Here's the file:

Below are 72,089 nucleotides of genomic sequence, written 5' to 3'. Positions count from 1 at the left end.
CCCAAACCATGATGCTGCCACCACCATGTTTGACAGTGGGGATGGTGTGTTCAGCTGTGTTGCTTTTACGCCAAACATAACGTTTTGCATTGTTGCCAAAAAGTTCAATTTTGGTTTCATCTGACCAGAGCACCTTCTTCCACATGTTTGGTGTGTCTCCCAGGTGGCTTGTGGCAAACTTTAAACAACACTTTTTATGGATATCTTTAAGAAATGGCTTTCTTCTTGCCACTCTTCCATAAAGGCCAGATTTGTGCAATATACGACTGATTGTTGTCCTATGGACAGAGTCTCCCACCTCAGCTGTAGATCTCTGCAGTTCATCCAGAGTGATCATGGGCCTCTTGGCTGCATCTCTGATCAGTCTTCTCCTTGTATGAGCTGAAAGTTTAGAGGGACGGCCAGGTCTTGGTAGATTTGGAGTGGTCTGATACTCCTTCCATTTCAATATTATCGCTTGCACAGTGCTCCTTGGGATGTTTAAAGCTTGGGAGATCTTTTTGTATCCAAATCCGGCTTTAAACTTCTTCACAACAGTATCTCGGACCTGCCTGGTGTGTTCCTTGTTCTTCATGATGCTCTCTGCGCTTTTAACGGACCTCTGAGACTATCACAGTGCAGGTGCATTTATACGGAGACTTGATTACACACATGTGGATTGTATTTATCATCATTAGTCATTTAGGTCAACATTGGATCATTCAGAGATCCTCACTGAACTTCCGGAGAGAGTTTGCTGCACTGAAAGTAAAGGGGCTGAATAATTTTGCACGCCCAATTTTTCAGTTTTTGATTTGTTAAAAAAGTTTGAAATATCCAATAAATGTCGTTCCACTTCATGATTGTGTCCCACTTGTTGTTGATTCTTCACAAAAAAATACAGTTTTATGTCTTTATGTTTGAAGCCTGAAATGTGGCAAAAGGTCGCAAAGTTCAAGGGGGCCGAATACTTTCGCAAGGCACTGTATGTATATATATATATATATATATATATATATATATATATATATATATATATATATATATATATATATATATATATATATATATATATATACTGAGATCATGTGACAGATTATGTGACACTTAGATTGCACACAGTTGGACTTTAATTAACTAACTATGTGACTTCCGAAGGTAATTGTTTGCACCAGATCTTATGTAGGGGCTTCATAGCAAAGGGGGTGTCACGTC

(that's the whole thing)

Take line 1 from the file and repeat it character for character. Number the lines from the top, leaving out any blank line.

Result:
Below are 72,089 nucleotides of genomic sequence, written 5' to 3'. Positions count from 1 at the left end.